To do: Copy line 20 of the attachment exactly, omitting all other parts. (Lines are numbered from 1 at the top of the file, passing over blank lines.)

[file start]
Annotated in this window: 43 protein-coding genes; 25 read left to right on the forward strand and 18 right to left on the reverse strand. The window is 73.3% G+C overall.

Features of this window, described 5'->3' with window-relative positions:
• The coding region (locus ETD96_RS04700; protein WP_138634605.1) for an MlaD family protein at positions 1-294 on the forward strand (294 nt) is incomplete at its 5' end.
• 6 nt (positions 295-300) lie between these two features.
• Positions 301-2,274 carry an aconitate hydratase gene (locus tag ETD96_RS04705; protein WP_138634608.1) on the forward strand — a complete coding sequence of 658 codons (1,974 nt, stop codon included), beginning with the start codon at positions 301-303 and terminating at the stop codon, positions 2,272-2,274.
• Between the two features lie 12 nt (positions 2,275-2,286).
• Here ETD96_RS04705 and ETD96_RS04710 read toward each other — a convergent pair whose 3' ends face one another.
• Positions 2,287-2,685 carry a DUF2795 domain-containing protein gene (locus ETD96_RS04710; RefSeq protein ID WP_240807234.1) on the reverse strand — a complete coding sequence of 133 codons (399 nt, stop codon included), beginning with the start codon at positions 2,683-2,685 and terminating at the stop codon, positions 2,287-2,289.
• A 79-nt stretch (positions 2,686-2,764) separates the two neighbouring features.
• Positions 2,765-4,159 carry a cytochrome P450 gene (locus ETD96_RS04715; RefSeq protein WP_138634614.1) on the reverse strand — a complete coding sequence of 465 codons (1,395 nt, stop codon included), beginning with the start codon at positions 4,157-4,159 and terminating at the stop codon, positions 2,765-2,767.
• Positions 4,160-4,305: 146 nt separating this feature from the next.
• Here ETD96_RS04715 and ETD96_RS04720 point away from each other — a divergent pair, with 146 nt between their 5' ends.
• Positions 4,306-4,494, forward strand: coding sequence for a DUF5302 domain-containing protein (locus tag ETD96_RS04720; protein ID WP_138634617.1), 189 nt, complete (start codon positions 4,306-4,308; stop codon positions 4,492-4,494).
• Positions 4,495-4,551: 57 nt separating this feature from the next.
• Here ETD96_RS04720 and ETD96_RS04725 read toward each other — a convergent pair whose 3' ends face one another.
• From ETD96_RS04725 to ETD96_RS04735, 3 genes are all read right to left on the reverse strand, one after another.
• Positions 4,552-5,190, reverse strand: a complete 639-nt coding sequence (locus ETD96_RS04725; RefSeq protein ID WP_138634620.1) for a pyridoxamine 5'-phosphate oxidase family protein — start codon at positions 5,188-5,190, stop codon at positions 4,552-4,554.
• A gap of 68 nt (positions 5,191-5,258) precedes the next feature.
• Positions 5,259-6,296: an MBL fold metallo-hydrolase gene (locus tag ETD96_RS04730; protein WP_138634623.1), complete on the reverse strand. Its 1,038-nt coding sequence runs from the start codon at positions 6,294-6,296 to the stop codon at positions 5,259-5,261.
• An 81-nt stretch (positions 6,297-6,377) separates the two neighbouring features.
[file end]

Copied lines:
• An 81-nt stretch (positions 6,297-6,377) separates the two neighbouring features.